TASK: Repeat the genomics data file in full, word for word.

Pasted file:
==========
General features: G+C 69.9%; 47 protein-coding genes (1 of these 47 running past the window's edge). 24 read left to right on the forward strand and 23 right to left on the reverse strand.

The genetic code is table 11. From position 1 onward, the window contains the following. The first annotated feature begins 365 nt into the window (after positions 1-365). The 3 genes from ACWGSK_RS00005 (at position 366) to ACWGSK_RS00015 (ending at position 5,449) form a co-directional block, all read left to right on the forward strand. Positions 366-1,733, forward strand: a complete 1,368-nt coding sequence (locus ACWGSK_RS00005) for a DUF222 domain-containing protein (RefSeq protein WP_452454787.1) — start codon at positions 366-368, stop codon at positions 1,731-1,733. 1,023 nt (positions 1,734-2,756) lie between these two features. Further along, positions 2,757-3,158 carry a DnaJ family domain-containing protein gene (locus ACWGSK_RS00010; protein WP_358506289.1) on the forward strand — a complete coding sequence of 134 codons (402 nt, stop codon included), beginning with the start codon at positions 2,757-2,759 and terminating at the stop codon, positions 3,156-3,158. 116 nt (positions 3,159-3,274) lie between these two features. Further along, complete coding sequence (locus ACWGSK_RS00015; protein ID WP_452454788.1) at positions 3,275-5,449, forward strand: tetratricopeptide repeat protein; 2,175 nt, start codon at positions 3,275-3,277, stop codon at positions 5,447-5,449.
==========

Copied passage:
General features: G+C 69.9%; 47 protein-coding genes (1 of these 47 running past the window's edge). 24 read left to right on the forward strand and 23 right to left on the reverse strand.

The genetic code is table 11. From position 1 onward, the window contains the following. The first annotated feature begins 365 nt into the window (after positions 1-365). The 3 genes from ACWGSK_RS00005 (at position 366) to ACWGSK_RS00015 (ending at position 5,449) form a co-directional block, all read left to right on the forward strand. Positions 366-1,733, forward strand: a complete 1,368-nt coding sequence (locus ACWGSK_RS00005) for a DUF222 domain-containing protein (RefSeq protein WP_452454787.1) — start codon at positions 366-368, stop codon at positions 1,731-1,733. 1,023 nt (positions 1,734-2,756) lie between these two features. Further along, positions 2,757-3,158 carry a DnaJ family domain-containing protein gene (locus ACWGSK_RS00010; protein WP_358506289.1) on the forward strand — a complete coding sequence of 134 codons (402 nt, stop codon included), beginning with the start codon at positions 2,757-2,759 and terminating at the stop codon, positions 3,156-3,158. 116 nt (positions 3,159-3,274) lie between these two features. Further along, complete coding sequence (locus ACWGSK_RS00015; protein ID WP_452454788.1) at positions 3,275-5,449, forward strand: tetratricopeptide repeat protein; 2,175 nt, start codon at positions 3,275-3,277, stop codon at positions 5,447-5,449.